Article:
The third distribution consists of the perceptions of statements representing the summary judgements of others and the consumer's own summary judgement, where each summary judgement is derived from the distribution of overall evaluations across occasions. (There is no reason that the consumer would not also have a corresponding distribution of summary judgements across others and self at the "attribute" level. For example, someone could make the summary statement: "That cola always seems very carbonated.")

It is likely that attribution processes would be involved in the weighting of performance/occasions to form summary judgements. Extreme evaluations (outliers) may be discounted by attributing them to special circumstances. On the other hand, they may be more easily recalled and thereby weighted more heavily (i.e., the availability heuristic -- "A person is said to employ the availability heuristic whenever he estimates frequency or probability by the ease with which instances or associations could be brought to mind" (Tversky and Kahneman 1973, p. 208).) Recent episodes may be more heavily weighted because they are more available or because they are seen as being more representative of the current state of affairs.

Knowledge of others' summary statements would probably interact with the consumer's confidence in his/her own ability to judge performance in this product category to influence his/her own summary statement (Festinger 1950, 1954; Asch 1951). If the consumer had no perceptions regarding others' evaluations of the brand then the only point on this third distribution would be that representing the consumer's own summary judgement. Alternatively, if the consumer had no experience with the brand then his/her own summary judgement would not be represented and the only information that s/he might have would be the summary judgements of others.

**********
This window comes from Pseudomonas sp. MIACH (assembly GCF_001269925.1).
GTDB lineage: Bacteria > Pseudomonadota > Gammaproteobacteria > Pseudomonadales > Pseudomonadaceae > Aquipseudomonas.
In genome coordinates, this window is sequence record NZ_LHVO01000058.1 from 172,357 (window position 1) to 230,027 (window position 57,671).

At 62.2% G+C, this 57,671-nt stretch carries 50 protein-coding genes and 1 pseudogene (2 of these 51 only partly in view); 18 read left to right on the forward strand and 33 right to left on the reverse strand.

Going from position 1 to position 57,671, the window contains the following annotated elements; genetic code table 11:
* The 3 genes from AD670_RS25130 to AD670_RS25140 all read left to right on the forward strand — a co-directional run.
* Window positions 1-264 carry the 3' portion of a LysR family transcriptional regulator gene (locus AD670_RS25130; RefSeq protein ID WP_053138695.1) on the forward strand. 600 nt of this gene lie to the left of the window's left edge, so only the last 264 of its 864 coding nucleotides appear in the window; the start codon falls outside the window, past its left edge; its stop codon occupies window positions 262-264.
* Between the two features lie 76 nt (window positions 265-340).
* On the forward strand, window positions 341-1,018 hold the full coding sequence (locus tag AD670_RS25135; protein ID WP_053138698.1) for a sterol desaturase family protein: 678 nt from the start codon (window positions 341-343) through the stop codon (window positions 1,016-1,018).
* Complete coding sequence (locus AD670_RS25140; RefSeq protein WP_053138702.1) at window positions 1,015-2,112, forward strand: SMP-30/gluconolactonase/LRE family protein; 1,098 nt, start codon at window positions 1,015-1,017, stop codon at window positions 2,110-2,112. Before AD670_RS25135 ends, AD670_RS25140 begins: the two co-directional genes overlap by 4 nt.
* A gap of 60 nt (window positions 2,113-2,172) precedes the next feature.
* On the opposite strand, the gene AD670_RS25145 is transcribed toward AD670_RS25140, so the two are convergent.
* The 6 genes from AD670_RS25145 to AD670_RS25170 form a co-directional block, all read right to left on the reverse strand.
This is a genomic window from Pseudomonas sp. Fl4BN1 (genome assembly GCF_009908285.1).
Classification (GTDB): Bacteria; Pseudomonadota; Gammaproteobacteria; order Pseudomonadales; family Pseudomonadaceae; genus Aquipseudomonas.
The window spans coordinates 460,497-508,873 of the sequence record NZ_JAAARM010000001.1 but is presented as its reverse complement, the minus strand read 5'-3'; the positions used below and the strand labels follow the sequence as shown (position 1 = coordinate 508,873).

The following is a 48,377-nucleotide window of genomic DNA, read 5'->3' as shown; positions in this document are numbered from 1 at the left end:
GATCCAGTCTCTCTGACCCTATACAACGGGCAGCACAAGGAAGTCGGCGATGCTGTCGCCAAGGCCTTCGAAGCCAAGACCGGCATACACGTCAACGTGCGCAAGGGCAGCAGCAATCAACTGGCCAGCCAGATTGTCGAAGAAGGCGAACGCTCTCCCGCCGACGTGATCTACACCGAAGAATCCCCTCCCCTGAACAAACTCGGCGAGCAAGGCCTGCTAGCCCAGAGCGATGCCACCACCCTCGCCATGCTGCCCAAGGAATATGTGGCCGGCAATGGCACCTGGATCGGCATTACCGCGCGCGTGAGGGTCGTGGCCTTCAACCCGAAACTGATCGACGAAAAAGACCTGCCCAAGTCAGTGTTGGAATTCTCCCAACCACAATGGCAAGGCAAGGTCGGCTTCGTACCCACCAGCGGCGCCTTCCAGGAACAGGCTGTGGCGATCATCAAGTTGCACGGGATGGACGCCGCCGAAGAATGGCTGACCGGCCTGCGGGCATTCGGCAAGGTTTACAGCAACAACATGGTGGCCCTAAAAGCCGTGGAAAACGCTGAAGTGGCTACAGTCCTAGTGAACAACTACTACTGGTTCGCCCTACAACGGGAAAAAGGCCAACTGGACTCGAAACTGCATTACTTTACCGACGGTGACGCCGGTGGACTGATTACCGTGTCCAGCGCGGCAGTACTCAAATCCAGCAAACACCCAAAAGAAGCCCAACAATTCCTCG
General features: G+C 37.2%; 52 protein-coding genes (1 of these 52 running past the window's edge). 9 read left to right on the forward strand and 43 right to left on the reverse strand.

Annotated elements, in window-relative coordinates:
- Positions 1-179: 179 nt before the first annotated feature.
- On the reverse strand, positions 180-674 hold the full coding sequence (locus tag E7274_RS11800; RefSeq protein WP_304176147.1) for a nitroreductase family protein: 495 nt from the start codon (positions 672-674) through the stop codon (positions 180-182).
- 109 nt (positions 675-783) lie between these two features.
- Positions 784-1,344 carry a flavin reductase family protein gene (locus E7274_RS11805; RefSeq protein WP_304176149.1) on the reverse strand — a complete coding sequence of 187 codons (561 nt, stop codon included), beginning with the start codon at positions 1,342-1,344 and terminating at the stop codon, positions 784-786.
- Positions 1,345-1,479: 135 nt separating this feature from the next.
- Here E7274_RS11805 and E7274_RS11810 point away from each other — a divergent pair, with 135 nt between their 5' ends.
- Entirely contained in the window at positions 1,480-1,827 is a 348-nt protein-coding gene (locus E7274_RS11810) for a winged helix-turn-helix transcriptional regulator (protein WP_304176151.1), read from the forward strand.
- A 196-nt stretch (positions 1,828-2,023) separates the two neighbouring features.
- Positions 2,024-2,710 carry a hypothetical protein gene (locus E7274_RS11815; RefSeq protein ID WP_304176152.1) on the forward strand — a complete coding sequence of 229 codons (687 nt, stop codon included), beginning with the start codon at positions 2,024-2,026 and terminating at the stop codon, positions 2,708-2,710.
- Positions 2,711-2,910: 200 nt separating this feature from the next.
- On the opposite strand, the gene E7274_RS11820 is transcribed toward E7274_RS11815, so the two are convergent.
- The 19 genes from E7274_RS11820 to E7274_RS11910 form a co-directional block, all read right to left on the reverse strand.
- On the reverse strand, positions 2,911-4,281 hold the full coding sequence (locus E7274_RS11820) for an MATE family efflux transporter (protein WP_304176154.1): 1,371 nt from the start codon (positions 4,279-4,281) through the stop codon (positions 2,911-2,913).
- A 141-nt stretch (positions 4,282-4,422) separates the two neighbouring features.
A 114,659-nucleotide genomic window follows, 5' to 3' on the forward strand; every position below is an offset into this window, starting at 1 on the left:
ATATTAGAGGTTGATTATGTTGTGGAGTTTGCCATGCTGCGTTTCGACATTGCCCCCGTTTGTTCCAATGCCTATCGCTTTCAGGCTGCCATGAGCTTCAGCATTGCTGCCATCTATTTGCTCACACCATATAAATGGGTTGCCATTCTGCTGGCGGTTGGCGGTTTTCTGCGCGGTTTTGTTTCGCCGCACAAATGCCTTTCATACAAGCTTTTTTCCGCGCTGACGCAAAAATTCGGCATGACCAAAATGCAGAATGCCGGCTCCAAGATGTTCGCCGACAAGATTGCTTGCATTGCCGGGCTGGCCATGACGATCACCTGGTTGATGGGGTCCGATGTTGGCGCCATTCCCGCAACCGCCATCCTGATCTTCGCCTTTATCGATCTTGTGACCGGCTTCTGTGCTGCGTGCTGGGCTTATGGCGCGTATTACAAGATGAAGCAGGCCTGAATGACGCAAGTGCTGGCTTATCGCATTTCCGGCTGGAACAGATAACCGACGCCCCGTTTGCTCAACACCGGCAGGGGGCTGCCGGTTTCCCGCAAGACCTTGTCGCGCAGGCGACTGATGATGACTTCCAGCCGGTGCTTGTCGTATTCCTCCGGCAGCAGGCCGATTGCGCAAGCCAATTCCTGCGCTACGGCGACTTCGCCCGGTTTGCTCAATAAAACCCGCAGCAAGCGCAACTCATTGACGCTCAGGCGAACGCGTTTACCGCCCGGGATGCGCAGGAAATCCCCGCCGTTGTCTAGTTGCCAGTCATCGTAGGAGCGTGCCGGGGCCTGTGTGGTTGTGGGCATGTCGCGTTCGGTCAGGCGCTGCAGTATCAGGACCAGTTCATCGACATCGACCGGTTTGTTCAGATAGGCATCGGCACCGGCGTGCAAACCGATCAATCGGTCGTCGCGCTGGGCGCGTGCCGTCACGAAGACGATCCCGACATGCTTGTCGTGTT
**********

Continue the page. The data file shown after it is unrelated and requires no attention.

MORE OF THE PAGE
This distribution may also be modeled to depict the risk associated with one brand. The primary difference between this distribution and the previous one is that this one explicitly considers additional information regarding the summary judgements of others that has been gained through social interaction.

Perceived Distribution of Brands' Performances

The consumer may combine information across individuals' summary judgements from the previous distribution to arrive at an overall summary judgement (i.e., a point estimate) for the performance (or other relevant dimension) of a brand. The distribution of these overall summary judgements (summarized across persons/aspects-of-the-dimension/dimensions/occasions) across brands within a product class comprises the fourth distribution of interest. (Note that for some manufacturers, there would be another distribution which would represent the perceived point estimates for the performance of multiple products covered by a family brand name.)

Consumers would be expected to differentially weight different persons' summary judgements in arriving at the overall summary judgement for each brand. Another's perceived similarity in standards (tastes) should affect the weight attached to that person's summary judgement as should his/ her credibility due to particular expertise (perceived ability to judge) with respect to that particular product category (e.g., 'Ne usually like the same foods, so if she says it's good . . ."; or "She really knows her wines, so. . .").